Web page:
Monday, April 13, 2009 ;
This pic below shows a traditional dessert. It is like a fruit jelly. However, before eating, you have to cut up the whole chunk into little cubes, and then dip the cubes with syrup (provided in box), and then further coat the sticky cubes with something like peanut powder.
Very interesting textures and yummy indeed. ds1 especially liked it.
When it is time for dinner, the staff will come into our room, arrange our table, clean things up and start bringing the trays in.
I always marvel at the amount of different size dishes with so many different patterns and designs that a single meal requires. I have been tempted to buy Japanese cutlery and dish sets, but they are not cheap and come in so many different forms, it would be an expensive undertaking to collect enough to serve a family of four!
The kids' meal. Omelette with ham fried rice inside, a lot of different tempura, donkatsu (Sp?), and a grilled then braised burger patty?
The adult spread. Ours look so much more enticing right? Funny the kids always think ours is disgusting. There was indeed some convoluted whitish lump in the boiling soup with fluted aluminium that looked like the brains of some animal. But we checked with the staff and found that it was the eggs of some marine animal. Their English is non-existent while our Japanese could be Greek to them too, so we only understood it was "not brains" but some kind of egg/ roe.
The kids didn't want to try that. I did. One mouthful. Dh ate it all. Said it was delicious. I drank the soup. It did taste good. But I couldn't bring myself to eat more of the convoluted stuff. For me, the visual part conjures up too many other related images that are not appetizing. Men have less complicated time eating food, good for them!
I normally don't care for sashimi or other raw stuff, but I did eat them here.
The fruits served: honeydew and strawberries. And always, a big pot of steaming green tea. Lovely.
Not miso soup today but fresh bamboo shoot, seaweed, tofu and gold flakes! You know what? The kids loved this soup! I think it was flavoured well, and this pic actually shows it steaming hot. The gold flakes were a novelty and the kids kept competing to see who ate more gold. I wonder if this "heavy metal" is good for their young intestines?? But so far, nothing happened. We didn't get sick in Japan.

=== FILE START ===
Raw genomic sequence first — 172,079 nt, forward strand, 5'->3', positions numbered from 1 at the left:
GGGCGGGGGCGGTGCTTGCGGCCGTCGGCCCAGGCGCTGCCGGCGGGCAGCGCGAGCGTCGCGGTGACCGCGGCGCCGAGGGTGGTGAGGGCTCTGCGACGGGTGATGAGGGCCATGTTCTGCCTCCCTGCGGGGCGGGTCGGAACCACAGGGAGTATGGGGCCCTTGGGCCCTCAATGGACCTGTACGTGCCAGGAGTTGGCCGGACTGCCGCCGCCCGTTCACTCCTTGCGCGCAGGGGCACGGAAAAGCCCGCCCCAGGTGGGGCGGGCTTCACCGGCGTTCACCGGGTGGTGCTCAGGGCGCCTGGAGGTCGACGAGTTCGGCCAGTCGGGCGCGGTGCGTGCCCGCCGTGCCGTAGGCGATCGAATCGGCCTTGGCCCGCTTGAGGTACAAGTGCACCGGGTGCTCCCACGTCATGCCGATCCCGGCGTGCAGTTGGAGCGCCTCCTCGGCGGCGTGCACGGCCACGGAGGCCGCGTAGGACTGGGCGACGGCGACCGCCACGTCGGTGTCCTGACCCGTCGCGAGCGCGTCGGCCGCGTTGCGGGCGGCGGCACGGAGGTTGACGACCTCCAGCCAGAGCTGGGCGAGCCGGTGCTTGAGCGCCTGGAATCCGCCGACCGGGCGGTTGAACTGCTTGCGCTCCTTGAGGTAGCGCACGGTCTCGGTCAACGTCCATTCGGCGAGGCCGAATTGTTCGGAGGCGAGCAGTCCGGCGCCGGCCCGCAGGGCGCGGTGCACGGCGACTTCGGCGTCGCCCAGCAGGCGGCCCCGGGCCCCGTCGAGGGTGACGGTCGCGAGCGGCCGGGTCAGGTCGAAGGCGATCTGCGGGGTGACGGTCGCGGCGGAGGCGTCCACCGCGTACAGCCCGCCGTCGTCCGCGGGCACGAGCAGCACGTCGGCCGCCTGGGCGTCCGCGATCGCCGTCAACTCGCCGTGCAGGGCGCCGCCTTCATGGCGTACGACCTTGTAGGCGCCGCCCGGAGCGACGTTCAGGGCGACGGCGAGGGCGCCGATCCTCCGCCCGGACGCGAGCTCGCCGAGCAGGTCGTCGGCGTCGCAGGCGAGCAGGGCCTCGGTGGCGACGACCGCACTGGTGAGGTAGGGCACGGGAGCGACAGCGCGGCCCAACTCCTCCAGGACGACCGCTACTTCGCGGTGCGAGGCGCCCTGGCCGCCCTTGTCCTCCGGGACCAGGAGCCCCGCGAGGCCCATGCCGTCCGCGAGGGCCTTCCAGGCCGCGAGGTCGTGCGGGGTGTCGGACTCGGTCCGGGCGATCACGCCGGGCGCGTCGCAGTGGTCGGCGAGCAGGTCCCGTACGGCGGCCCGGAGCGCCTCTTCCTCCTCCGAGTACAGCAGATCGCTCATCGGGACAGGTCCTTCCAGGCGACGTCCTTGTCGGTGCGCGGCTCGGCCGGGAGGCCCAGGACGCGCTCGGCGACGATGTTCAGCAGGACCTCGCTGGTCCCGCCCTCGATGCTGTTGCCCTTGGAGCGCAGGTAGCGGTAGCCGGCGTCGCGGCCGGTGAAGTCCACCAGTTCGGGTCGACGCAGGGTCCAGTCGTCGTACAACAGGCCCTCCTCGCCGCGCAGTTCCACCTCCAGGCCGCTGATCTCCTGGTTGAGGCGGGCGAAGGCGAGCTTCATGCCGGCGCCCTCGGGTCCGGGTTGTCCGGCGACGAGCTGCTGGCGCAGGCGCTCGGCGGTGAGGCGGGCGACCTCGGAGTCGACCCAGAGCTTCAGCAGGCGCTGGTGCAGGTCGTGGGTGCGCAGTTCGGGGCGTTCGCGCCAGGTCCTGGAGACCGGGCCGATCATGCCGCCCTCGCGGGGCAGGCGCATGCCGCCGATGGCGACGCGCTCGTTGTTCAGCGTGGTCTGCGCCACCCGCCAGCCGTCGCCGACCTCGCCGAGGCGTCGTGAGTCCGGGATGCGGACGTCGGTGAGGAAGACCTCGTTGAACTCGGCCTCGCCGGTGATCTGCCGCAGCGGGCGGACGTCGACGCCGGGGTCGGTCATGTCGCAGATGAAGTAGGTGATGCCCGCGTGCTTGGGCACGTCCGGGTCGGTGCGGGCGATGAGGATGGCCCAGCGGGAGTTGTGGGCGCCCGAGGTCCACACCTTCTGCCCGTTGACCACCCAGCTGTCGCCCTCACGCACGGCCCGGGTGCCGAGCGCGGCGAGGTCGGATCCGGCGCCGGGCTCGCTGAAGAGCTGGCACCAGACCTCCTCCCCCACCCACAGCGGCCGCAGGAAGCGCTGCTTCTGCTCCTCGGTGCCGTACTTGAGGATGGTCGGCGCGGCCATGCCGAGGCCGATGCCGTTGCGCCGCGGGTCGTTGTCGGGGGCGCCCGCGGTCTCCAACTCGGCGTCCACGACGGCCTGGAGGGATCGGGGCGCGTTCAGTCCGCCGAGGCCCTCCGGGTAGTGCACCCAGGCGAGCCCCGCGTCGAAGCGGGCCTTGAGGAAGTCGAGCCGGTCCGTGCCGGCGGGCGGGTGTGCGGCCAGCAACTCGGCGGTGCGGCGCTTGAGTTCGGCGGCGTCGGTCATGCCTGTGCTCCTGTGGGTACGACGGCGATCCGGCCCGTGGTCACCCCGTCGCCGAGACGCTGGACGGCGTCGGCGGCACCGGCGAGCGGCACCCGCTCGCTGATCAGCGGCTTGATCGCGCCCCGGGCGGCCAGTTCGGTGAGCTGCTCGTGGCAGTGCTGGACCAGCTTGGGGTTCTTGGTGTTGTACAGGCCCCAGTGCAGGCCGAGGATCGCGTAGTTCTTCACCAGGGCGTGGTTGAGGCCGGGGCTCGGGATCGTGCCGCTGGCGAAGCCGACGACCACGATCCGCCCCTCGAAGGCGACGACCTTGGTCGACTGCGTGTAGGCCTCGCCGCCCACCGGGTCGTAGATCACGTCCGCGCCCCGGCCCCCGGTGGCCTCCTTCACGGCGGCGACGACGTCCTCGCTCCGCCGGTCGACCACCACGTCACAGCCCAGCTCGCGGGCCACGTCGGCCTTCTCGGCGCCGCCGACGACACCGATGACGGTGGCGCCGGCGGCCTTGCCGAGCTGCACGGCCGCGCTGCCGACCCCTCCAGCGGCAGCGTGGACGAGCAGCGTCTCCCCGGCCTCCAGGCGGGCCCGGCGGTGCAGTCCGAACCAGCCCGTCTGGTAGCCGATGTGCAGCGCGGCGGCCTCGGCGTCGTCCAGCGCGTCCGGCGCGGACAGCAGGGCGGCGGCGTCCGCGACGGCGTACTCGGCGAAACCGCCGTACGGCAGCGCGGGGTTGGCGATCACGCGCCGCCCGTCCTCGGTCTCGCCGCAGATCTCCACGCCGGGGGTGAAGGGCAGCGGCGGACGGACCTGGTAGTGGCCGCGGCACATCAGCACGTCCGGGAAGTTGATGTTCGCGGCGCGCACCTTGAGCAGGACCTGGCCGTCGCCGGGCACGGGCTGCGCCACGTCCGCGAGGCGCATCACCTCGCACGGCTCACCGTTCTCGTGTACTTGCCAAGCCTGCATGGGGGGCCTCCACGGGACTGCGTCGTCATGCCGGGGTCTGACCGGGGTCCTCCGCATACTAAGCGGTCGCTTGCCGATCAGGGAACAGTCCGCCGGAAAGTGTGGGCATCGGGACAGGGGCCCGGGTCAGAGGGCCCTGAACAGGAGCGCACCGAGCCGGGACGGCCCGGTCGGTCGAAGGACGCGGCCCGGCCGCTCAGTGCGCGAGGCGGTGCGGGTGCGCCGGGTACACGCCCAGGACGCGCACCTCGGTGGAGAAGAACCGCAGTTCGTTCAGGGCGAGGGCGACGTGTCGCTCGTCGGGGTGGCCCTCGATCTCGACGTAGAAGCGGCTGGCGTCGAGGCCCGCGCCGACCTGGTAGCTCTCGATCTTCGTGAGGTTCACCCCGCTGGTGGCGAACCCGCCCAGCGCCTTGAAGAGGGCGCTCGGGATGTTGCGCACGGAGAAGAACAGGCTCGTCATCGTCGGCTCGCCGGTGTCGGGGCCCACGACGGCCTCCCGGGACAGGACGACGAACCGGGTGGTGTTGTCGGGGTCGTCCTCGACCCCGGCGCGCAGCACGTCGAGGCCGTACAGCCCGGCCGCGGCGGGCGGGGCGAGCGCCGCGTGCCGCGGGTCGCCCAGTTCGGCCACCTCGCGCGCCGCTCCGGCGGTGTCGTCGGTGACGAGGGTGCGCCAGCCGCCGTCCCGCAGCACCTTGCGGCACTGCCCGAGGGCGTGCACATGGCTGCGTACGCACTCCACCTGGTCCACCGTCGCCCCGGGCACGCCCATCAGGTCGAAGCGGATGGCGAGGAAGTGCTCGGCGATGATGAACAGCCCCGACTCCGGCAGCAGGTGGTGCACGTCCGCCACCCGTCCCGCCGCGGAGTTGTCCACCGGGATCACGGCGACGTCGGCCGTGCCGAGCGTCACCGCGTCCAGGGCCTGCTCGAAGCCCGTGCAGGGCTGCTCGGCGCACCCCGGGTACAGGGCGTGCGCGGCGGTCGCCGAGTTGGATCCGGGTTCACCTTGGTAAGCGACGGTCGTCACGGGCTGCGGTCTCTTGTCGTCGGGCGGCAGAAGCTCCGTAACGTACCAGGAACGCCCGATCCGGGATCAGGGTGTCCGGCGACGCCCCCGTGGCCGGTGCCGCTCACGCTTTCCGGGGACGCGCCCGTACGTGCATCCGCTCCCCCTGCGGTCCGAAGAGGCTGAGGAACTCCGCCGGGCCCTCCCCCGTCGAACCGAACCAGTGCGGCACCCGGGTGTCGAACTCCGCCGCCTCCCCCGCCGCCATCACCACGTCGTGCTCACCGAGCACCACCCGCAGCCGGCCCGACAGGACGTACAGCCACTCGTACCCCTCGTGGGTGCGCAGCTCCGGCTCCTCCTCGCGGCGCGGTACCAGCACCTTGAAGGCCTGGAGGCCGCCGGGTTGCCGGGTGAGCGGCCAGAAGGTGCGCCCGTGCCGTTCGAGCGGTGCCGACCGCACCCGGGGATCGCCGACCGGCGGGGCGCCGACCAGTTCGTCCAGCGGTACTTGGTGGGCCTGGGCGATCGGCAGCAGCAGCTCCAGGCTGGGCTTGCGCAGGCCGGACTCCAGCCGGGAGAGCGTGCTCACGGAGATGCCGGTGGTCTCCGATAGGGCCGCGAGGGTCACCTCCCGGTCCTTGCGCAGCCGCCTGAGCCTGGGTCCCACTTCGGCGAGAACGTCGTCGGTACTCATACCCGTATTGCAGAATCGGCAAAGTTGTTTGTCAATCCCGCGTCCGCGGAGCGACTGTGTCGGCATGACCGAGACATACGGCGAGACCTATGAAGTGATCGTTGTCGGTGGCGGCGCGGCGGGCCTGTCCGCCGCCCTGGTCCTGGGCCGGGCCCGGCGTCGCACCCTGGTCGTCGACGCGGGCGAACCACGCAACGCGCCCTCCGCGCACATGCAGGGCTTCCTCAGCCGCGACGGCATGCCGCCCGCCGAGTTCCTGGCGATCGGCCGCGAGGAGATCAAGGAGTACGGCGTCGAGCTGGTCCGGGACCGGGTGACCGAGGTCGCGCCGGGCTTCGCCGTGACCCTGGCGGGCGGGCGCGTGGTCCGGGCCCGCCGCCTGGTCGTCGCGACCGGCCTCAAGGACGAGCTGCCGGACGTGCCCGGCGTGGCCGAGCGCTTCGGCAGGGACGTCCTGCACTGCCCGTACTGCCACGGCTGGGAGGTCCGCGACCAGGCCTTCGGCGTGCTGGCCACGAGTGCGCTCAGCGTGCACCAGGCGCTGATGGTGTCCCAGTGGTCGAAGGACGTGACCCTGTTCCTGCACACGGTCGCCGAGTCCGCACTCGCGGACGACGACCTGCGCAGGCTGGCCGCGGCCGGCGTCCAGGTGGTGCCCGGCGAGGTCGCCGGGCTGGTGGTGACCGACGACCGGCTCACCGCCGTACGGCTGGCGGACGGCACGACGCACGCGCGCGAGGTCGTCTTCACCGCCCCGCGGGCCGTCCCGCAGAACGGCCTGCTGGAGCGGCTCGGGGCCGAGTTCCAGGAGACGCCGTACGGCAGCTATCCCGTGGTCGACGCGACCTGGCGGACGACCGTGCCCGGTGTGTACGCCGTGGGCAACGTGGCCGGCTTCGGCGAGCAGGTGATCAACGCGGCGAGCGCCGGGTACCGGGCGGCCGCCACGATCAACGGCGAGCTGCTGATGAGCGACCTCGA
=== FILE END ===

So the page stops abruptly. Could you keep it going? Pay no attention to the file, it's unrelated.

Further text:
Me helping everyone to cook their veggies in the soup, do the teppanyaki (?) etc..
We couldn't decide if this was dessert or what initially. Cos the glutinous rice (in pink) is salty. Later we found out it is not. Usually glutinous rice (especially in pink) for us is sweet, so this took some getting used to.
Then Dh made a night trip to Gion while I made both boys sleep.
Gion is a fascinating cultural and historical site. (By the way, Kyoto has so many UNESCO heritage sites!)
Someone performing "swallowing fire" for the crowds.
They light up the cherry trees at night. Totally different look frm the daytime. Magical.
People here don't "kiss under the mistletoe". They kiss under the sakura. haha. Dh caught a number of people doing that.
Then there are a lot of food and games stalls (like pasar malam in Spore) that add festivity and atmosphere to the park.
A lot of parties under the sakura (hanami). See, they have nice table cloth and all the fancy stuff. They really enjoy themselves!
Part of the Yasuka Shrine.
With everything lit up, it is a very enchanting look.
Narrow streets and alleyways of Gion. This area is where the Kaburenjo Theatre is, where maiko and geiko (geisha) dances/ performances are. A lot of people come here to see the real maiko and geiko. We wanted to buy tickets to the performances but all the tickets were sold out for 2 weeks!
The old-world charm of Gion...
rainbows every day, do not worry for the morrow